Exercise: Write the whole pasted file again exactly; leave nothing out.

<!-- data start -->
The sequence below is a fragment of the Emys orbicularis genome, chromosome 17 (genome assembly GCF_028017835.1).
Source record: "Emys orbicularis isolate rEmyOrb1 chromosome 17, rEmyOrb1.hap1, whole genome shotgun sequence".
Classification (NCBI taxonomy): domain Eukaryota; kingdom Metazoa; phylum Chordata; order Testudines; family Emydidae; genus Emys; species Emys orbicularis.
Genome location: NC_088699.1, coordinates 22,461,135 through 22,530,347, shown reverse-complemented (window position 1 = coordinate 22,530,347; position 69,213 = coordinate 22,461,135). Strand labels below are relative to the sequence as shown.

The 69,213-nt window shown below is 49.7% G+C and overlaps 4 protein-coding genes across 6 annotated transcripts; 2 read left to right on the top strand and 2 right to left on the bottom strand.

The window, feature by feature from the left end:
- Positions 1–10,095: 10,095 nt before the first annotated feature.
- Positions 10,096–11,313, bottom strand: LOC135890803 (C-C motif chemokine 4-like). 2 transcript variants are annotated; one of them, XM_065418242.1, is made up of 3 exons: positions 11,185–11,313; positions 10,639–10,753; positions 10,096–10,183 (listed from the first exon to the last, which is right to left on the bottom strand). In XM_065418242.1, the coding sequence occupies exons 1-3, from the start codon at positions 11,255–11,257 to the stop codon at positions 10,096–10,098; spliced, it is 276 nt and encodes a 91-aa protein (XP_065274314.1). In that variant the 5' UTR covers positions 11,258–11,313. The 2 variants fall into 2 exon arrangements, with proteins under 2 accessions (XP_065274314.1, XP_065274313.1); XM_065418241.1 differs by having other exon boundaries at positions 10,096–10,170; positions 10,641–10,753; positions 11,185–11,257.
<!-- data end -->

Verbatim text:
The sequence below is a fragment of the Emys orbicularis genome, chromosome 17 (genome assembly GCF_028017835.1).
Source record: "Emys orbicularis isolate rEmyOrb1 chromosome 17, rEmyOrb1.hap1, whole genome shotgun sequence".
Classification (NCBI taxonomy): domain Eukaryota; kingdom Metazoa; phylum Chordata; order Testudines; family Emydidae; genus Emys; species Emys orbicularis.
Genome location: NC_088699.1, coordinates 22,461,135 through 22,530,347, shown reverse-complemented (window position 1 = coordinate 22,530,347; position 69,213 = coordinate 22,461,135). Strand labels below are relative to the sequence as shown.

The 69,213-nt window shown below is 49.7% G+C and overlaps 4 protein-coding genes across 6 annotated transcripts; 2 read left to right on the top strand and 2 right to left on the bottom strand.

The window, feature by feature from the left end:
- Positions 1–10,095: 10,095 nt before the first annotated feature.
- Positions 10,096–11,313, bottom strand: LOC135890803 (C-C motif chemokine 4-like). 2 transcript variants are annotated; one of them, XM_065418242.1, is made up of 3 exons: positions 11,185–11,313; positions 10,639–10,753; positions 10,096–10,183 (listed from the first exon to the last, which is right to left on the bottom strand). In XM_065418242.1, the coding sequence occupies exons 1-3, from the start codon at positions 11,255–11,257 to the stop codon at positions 10,096–10,098; spliced, it is 276 nt and encodes a 91-aa protein (XP_065274314.1). In that variant the 5' UTR covers positions 11,258–11,313. The 2 variants fall into 2 exon arrangements, with proteins under 2 accessions (XP_065274314.1, XP_065274313.1); XM_065418241.1 differs by having other exon boundaries at positions 10,096–10,170; positions 10,641–10,753; positions 11,185–11,257.